Of Protestants, Calvin goes on to say:
First, I beseech all believers, in the name of God, not to be too much scandalized at the great difference which has arisen among those who ought to be a kind of leaders in bringing back the light of truth. For it is no new thing for the Lord to leave his servants in some degree of ignorance, and suffer them to have debate among themselves—not to leave them for ever, but only for a time to humble them. And indeed had every thing till now turned out to a wish without any disturbance, men might possibly have forgotten themselves, or the grace of God might have been less known than it ought. Thus the Lord has been pleased to take away all ground of glorying from men, in order that he might alone be glorified. Moreover, if we consider in what an abyss of darkness the world was when those who have shared this controversy began to bring back the truth, we shall not wonder that they did not know every thing at the beginning. The wonder rather is, that our Lord in so short a time enlightened them that they were themselves able to escape and draw others out of that sink of error in which they had been so long immersed. But no better course can be taken than to show how matters have proceeded, because this will make it appear that people have not so much cause to be scandalized at it as is commonly supposed.
Calvin then goes on to describe the views of Luther and the Swiss theologians, in a quite evenhanded tone:

Both parties failed in not having the patience to listen to each other in order to follow the truth without passion, when it would have been found. Nevertheless, let us not lose sight of our duty, which is not to forget the gifts which the Lord bestowed upon them, and the blessings which he has distributed to us by their hands and means. For if we are not ungrateful and forgetful of what we owe them, we shall be well able to pardon that and much more, without blaming or defaming them.
What's interesting to me about this document from Calvin is that he doesn't completely throw Luther and Zwingli under the bus. Rather, he points to their contributions against Romanist error, and explains what he feels were their shortcomings. Calvin looked forward to a day in which "concord" would be "fixed" among the Protestant leaders. He doesn't appear at all to be saying in this document that either Lutherans or Zwinglians lacked salvation because of their view of the Lord's Supper. The point again is that the incorrect view of Lord's Supper, the view that if held is against salvation, was, for Calvin, the Roman Cathoic view.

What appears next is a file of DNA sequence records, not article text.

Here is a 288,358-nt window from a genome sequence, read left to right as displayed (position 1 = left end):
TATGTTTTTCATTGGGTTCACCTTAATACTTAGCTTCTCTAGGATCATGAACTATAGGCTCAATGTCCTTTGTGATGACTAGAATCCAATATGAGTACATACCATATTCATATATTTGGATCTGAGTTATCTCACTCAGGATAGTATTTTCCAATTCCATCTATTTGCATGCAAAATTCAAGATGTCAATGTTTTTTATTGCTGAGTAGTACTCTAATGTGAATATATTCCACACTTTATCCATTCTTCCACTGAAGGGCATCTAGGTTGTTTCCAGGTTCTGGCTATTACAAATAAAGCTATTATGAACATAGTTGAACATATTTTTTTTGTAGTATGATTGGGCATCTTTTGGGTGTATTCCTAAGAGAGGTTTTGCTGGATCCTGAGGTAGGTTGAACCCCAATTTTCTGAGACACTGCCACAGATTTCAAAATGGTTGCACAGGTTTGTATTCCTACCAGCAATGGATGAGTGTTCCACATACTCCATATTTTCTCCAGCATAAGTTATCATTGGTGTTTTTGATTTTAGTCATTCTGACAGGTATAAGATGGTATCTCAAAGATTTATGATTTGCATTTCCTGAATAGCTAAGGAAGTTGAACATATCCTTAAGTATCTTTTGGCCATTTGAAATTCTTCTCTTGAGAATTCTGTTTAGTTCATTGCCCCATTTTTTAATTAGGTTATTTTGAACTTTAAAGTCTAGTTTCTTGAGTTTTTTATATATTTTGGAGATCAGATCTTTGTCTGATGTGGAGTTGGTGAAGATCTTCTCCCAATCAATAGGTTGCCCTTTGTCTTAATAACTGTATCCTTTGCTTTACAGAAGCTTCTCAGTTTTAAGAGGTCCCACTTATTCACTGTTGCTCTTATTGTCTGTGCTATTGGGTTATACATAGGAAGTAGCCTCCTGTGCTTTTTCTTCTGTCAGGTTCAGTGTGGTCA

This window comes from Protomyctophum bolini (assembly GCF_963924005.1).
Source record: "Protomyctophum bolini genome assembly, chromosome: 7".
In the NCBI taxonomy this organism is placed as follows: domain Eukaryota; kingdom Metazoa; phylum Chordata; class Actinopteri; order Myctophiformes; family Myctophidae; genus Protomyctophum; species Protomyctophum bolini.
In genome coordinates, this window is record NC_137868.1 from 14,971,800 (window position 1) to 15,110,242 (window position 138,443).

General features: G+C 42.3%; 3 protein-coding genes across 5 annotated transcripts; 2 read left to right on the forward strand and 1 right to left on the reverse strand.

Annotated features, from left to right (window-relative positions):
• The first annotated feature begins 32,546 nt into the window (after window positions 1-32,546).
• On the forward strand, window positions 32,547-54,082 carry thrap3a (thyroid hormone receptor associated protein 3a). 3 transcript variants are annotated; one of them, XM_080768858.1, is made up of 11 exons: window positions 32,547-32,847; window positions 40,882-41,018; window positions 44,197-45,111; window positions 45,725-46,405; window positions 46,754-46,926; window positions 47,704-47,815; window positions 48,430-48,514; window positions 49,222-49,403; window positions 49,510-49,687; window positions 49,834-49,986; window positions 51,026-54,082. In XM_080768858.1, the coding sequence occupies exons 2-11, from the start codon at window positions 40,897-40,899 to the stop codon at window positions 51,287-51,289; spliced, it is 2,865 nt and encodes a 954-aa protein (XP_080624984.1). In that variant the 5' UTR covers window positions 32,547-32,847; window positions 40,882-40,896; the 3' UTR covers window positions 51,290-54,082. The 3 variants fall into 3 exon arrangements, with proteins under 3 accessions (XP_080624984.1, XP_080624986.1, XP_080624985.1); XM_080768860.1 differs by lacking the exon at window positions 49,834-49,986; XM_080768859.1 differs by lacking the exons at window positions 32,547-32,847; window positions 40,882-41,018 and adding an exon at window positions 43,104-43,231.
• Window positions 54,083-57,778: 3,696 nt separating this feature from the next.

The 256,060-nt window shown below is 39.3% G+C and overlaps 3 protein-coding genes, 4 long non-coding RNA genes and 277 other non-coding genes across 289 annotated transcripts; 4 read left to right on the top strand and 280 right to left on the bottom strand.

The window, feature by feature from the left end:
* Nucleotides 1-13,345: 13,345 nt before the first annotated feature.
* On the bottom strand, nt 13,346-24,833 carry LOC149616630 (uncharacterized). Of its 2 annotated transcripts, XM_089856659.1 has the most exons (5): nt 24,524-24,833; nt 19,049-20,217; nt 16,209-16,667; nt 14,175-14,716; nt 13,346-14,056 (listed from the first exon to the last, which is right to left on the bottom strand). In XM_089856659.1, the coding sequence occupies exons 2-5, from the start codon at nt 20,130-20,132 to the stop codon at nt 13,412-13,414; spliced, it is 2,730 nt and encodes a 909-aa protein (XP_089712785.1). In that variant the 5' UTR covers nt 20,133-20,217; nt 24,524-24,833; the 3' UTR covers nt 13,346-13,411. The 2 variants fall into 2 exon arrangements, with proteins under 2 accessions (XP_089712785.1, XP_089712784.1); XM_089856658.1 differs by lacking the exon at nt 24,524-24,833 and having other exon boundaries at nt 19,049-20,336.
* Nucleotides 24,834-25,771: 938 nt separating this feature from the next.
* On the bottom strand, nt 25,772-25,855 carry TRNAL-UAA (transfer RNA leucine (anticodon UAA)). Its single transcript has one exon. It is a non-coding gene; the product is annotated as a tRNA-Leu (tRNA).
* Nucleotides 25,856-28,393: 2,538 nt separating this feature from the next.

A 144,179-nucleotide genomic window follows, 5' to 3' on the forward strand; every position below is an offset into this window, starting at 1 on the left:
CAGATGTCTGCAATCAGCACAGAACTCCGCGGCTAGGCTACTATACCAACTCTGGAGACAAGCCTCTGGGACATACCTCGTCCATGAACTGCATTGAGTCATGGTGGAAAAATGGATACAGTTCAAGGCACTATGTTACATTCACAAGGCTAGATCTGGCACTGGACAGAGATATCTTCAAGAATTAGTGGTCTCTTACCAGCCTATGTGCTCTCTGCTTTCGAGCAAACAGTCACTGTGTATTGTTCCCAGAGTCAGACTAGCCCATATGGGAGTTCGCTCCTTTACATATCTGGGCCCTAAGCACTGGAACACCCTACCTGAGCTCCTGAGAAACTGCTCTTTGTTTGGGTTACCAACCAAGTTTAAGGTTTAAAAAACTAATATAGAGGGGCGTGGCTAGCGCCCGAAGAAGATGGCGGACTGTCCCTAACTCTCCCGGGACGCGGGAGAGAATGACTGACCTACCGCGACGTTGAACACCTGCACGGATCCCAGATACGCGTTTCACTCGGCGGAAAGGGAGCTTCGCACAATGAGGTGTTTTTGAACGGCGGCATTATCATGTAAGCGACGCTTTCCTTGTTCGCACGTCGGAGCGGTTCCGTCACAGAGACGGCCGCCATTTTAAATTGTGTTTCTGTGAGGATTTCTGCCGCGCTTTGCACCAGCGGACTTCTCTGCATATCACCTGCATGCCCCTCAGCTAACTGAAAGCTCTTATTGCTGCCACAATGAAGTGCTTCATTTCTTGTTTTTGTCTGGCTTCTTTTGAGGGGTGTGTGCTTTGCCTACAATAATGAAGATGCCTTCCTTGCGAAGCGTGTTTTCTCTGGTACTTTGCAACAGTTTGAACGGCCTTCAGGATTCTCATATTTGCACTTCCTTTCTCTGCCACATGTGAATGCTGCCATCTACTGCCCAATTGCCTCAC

Thursday, November 07, 2013

Comparing Dr. Sippo to Dr. White?

From the CARM forums:

Quote Originally Posted by 2timone7 View Post
Art is a friend of mine and no fool. Moreover, Alpha and Omega Ministries is not an unbiased source when it comes to Art Sippo. They, and Sippo, go after each other with tongs and gusto.....on both sides.
Quote Originally Posted by 2timone7 View Post
I spent many years debating Art on-line back when I was of the Protestant persuasion. He can certainly be abraisive, although not much more so than James White and the other folks at A & O Ministries.
A few years ago (2006!) on Patrick Madrid's Envoy Forums I engaged Dr. Sippo on Luther, Luther biographies, and psychology. A good summary of the discussion can be found here: Using Psychohistory To Interpret Luther (A Response To Catholic Apologist Art Sippo. In order to respond to Dr. Sippo, I had to read his posts before the Roman Catholic moderators did. They would frequently edit Dr. Sippo's posts (to relieve them of vitriol), but never ban him from posting. I violated no forum rules, but I was eventually banned from Madrid's forum, and all of my posts deleted. Mr. Madrid actually set up a filter on the Envoy Forums that would stop any posts from aomin.org from posting. Over the years I've found the behavior of many of Rome's defenders to be abominable, both those who claim to be "professional" apologists, and those who do not.

Some of you know that I do post on Dr. White's blog. There is a huge gulf that separates the Internet behavior of Dr. White and people like Dr. Sippo and Mr. Madrid. I'm not exactly sure which "folks" from aomin "2timone7" considers to be "not much more" abrasive than Dr. Sippo. I certainly require documentation. When it comes to ethical Internet behavior, I have no respect for either Dr. Sippo or Mr. Madrid. Dr. Sippo began calling me a "Nazi" and various other names. I've kept up with Dr. Sippo's rants from time to time with The Quotable Sippo Series. I defy anyone to make a list of similar statements from anyone at aomin.org.